Home Opinion Editorials

In the face of hatred, we hold these truths to be self-evident

Published on August 13, 2017 1:59PM

People fly into the air as a vehicle drives into a group of protesters demonstrating against a white nationalist rally in Charlottesville, Va., Saturday, Aug. 12. The nationalists were holding the rally to protest plans by the city of Charlottesville to remove a statue of Confederate Gen. Robert E. Lee. There were several hundred protesters marching in a long line when the car drove into a group of them.

Ryan M. Kelly/The Daily Progress via AP

People fly into the air as a vehicle drives into a group of protesters demonstrating against a white nationalist rally in Charlottesville, Va., Saturday, Aug. 12. The nationalists were holding the rally to protest plans by the city of Charlottesville to remove a statue of Confederate Gen. Robert E. Lee. There were several hundred protesters marching in a long line when the car drove into a group of them.


Charlottesville, Virginia is the width of a continent away us, but as Long Beach Peninsula resident Susie Goldsmith pointed out Sunday on Facebook, “Lest we forget, we have strong ties to Charlottesville, VA and Albermarle County, VA. Long Beach and Pacific County, WA were officially Sister City and Sister County for the Lewis and Clark Bicentennial in 2004. We hosted their officials and volunteers and they hosted us twice.”

In addition to a shared connection with President Thomas Jefferson, at whose behest our remote western shore was explored in 1805, it’s worth noting that we, too, struggle against racism. Living descendants of the Chinook Tribe — which helped Lewis and Clark survive — tell of disgraceful bigotry in our past. More subtle prejudice continues … even as local native people play essential roles in coastal society.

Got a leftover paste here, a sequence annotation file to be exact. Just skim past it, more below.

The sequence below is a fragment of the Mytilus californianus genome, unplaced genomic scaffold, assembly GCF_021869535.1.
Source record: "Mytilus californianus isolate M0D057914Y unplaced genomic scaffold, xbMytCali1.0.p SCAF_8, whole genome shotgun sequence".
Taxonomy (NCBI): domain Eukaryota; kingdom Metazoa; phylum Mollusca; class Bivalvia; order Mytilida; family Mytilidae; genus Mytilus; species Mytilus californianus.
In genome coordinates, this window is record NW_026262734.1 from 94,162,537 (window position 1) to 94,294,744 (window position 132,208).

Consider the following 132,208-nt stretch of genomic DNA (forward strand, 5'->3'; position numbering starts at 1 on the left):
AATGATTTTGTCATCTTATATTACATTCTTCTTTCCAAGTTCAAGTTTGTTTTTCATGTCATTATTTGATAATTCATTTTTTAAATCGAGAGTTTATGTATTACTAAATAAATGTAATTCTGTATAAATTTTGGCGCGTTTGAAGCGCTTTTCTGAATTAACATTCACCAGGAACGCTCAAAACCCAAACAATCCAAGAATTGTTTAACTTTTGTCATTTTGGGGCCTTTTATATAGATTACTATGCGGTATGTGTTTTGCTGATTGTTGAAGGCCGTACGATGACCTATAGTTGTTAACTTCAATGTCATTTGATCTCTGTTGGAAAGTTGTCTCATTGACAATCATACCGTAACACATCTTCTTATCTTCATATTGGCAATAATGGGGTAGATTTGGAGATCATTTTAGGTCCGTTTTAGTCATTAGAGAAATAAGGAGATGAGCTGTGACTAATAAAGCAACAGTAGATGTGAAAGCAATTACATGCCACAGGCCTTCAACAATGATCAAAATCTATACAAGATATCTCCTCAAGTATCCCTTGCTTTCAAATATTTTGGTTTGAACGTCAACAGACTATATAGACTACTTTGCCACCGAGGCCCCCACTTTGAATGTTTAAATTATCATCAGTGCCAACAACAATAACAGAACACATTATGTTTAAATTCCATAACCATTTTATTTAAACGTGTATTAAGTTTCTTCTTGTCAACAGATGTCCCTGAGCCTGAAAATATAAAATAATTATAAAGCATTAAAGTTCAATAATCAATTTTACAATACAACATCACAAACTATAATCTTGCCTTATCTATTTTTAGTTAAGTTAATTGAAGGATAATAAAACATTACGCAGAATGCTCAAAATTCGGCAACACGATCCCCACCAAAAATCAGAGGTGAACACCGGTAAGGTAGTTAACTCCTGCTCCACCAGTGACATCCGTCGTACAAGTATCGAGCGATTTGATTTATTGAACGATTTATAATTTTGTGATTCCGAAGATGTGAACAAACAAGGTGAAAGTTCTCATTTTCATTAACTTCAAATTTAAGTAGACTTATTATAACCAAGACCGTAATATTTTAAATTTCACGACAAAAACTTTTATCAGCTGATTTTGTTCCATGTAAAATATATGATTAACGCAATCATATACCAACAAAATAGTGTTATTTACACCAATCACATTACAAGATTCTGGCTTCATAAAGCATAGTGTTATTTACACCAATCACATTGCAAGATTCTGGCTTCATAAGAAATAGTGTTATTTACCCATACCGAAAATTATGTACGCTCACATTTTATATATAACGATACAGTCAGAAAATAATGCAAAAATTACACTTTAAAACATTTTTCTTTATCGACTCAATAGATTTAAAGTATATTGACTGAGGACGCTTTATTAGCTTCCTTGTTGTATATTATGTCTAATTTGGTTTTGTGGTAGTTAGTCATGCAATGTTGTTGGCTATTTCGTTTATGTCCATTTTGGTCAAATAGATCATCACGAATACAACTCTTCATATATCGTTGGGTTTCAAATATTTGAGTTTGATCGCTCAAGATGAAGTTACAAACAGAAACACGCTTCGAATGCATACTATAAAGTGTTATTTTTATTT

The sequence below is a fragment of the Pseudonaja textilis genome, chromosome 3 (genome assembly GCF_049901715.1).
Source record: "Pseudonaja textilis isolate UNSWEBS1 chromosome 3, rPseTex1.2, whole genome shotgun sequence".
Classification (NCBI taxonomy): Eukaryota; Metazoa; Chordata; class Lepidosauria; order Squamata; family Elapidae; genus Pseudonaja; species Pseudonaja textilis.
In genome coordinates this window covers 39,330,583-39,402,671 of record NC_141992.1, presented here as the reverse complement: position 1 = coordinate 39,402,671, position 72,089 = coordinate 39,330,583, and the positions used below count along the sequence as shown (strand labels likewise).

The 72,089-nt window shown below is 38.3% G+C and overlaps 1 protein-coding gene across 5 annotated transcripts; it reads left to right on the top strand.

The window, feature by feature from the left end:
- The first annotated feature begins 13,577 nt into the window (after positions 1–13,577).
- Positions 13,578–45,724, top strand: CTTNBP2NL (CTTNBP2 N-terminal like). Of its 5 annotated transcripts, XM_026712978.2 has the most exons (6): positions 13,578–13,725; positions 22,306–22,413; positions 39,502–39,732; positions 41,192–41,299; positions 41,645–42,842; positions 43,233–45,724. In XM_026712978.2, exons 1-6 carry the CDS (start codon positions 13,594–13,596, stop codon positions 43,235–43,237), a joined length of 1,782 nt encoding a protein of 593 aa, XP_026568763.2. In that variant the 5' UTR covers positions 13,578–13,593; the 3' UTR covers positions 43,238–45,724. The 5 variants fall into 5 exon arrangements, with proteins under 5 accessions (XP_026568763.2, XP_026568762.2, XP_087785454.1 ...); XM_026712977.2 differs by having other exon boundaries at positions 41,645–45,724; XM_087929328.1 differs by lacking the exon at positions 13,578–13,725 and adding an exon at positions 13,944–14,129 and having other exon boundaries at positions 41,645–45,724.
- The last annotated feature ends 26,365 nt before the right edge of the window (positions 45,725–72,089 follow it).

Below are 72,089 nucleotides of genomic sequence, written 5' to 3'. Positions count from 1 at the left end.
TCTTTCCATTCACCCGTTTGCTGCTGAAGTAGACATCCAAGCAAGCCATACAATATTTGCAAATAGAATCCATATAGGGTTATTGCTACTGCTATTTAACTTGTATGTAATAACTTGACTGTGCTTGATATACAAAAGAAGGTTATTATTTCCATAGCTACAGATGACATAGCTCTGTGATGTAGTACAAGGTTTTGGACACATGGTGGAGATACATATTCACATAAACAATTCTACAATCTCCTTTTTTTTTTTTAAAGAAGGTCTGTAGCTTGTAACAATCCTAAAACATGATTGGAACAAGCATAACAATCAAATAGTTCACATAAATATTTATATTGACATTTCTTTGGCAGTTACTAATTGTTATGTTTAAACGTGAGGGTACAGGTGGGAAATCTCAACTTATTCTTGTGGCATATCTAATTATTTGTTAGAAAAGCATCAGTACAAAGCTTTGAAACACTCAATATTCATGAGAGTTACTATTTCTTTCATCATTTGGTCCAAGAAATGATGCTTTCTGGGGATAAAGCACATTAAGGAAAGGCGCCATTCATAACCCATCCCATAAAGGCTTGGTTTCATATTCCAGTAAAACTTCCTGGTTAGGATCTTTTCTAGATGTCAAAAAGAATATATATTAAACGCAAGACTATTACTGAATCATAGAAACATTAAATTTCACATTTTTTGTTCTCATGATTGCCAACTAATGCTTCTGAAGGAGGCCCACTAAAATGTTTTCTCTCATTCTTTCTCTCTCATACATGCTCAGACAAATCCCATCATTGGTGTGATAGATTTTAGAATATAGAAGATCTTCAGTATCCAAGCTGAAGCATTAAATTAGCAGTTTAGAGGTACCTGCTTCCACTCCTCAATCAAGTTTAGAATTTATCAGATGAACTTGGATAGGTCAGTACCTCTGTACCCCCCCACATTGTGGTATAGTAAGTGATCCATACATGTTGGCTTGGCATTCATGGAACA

More recently, while diligently working some of the toughest jobs around, Hispanic immigrants have to wish for basic respect. Our ongoing “Stories from the heart” series tells of some of our Hispanic neighbors hiding at home in fear — sometimes from immigration enforcement officers, but too often from cruel verbal barbs thrown their way by louts in stores and classrooms.

Immigration is intellectually and emotionally complex. A person can believe in tight borders for good reasons having nothing to do with racism. But if our kids had empty bellies and we couldn’t find a job good enough to fill them, what parent wouldn’t cross any border necessary in search of a better future? We have neighbors who acted with such courage. Speak up with a kind word if you witness them being verbally abused. Advocate for more constructive answers than tearing families apart.

“We send our love and prayers to the good people and my family in Charlottesville, VA and condemn this violence. [But that’s] just not enough,” Goldsmith said.

We don’t have white supremacists marching in our streets. Not now, anyway — the KKK was once a powerful force in the Pacific Northwest. We must never stomach their return. As U.S. Sen. Orin Hatch, R-Utah, said Saturday, “My brother didn’t give his life fighting Hitler for Nazi ideas to go unchallenged here at home.” Every one of us should proudly endorse this view. We must reject the toxic lies of racism.

We must stand up for that most American (and Jeffersonian) of beliefs: We hold these truths to be self-evident, that all men are created equal, that they are endowed by their Creator with certain unalienable Rights, that among these are Life, Liberty and the pursuit of Happiness.



Marketplace

Share and Discuss

Guidelines

User Comments